Newspaper article The Florida Times Union

Where Algae's Concerned, Enemy Is Us

Newspaper article The Florida Times Union

Where Algae's Concerned, Enemy Is Us

Article excerpt

Byline: Quinton White

This is a hard column to write. The topic is difficult and complex, but in addition to that, we usually like to think things are not our fault. Someone else is to blame.

I'm talking about the algae bloom that has come to symbolize the environmental degradation affecting the St. Johns River. We have actually had these toxic algae in the river for many years. The St. Johns Riverkeeper even produced a video about the algae bloom in 2005 titled "The Green Monster." So I was a little surprised when the national news erupted recently because of green slime in South Florida.

However, this is not just a local problem, or just a Florida problem; it is a national and international problem. All because of the way we choose to live our lives.

In 1970, an old comic strip character named Pogo made a classic comment in the cartoon written by creator Walt Kelly for Earth Day: "We have met the enemy and he is us." The strip was set in the Okefenokee Swamp, just north of Jacksonville in Southeast Georgia.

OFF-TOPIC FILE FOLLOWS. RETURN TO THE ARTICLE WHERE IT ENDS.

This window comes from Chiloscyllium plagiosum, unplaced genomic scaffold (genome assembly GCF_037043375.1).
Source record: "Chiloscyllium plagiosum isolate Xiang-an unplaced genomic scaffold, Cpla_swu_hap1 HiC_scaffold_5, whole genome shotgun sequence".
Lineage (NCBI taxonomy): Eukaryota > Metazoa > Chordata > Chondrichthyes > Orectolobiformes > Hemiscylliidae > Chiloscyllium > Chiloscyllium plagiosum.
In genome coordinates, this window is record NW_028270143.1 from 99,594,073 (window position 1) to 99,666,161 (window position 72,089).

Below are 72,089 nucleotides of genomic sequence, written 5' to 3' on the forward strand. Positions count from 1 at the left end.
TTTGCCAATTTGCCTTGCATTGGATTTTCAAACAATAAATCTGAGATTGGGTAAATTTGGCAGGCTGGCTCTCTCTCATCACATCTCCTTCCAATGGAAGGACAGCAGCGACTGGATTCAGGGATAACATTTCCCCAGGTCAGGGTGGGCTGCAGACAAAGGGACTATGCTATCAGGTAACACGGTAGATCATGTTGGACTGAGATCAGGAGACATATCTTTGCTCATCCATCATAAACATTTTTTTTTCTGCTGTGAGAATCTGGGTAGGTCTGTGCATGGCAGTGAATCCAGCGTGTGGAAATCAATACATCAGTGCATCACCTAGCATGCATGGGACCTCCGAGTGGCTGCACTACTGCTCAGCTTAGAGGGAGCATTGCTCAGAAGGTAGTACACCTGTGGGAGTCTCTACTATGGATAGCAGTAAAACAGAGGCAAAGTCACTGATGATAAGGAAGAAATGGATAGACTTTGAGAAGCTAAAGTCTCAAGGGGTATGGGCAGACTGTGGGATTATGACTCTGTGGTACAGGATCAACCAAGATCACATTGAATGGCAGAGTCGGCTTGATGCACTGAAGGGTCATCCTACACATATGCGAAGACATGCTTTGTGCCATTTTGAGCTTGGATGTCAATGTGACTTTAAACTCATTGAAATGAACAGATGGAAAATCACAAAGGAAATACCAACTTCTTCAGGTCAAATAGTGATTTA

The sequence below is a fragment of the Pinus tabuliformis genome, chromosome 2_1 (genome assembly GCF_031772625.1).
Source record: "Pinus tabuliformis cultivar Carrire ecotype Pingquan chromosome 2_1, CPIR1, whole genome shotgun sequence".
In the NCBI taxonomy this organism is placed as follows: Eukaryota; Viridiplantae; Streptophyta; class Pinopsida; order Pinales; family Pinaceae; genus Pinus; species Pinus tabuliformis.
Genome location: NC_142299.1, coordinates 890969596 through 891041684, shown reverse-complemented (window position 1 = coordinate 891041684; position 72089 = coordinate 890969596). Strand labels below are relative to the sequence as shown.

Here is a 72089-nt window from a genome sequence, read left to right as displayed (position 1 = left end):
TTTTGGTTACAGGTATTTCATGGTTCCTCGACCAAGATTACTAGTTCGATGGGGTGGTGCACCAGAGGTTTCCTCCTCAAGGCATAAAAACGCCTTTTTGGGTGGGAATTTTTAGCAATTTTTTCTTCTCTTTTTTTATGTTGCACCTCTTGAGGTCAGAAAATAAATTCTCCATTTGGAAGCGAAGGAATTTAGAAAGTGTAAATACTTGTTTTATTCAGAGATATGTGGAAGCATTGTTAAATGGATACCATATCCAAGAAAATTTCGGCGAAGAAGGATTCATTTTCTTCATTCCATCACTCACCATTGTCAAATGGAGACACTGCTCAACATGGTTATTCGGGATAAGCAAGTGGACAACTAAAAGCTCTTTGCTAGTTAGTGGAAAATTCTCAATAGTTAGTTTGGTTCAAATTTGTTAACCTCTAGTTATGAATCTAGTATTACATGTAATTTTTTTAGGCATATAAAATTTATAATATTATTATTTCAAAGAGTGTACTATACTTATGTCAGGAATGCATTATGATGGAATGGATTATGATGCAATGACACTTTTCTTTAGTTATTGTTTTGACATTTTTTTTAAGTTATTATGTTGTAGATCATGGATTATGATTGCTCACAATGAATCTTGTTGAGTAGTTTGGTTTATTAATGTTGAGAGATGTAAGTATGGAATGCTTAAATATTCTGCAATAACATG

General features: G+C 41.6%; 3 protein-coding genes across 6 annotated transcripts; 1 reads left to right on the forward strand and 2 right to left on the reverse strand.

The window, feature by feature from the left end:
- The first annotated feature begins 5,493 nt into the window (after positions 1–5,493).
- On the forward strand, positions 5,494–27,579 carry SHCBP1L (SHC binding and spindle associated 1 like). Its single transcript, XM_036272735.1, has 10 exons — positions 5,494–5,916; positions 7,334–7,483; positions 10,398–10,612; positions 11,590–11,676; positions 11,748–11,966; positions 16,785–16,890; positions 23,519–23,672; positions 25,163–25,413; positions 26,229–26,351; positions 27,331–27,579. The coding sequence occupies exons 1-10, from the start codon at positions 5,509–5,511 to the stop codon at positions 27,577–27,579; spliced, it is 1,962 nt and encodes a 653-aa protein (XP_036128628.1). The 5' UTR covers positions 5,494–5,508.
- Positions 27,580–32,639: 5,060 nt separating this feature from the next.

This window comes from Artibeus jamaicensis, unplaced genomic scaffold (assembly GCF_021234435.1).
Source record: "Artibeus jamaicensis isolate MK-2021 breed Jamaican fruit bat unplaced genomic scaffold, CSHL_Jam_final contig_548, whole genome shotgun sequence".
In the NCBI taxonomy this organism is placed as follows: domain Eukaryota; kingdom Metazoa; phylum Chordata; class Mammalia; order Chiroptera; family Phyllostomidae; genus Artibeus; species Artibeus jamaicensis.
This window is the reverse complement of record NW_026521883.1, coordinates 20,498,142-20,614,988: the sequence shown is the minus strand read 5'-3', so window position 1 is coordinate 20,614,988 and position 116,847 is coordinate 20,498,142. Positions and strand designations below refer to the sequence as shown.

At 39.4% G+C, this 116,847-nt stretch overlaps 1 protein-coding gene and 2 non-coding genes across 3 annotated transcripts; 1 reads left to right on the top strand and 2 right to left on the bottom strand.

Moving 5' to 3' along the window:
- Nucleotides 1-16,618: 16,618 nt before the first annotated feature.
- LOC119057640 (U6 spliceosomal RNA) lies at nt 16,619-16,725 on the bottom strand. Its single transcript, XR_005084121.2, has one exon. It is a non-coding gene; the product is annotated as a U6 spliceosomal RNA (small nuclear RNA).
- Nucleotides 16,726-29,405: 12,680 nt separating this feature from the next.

The words are still true today, and we see evidence all around us. But we continue to think it is someone else's fault. We blame federal, state and local government for not doing enough. Yet we are, in fact, the government. We elect the legislators and then tell them to keep our taxes low and to not regulate how we live. And when they do, we re-elect them.

I know I am speaking in generalities, of course, and am well aware that many people are trying to do the right thing for the environment and the St. Johns River. But as a society, we don't always seem to understand that to have a healthy, thriving economy, we need a healthy, thriving environment. No one wants to breathe polluted air, drink contaminated water or look at green slimy rivers and lakes.

Our ecosystems are incredibly resilient, and can take a lot of abuse and still function. We also do things in small incremental steps. We slowly change things so that the impacts are not immediately seen. Scientists compound the problem because we overanalyze everything and do a poor job of explaining the causes to the public.

Our river and lakes are suffering from death by a thousand cuts. …

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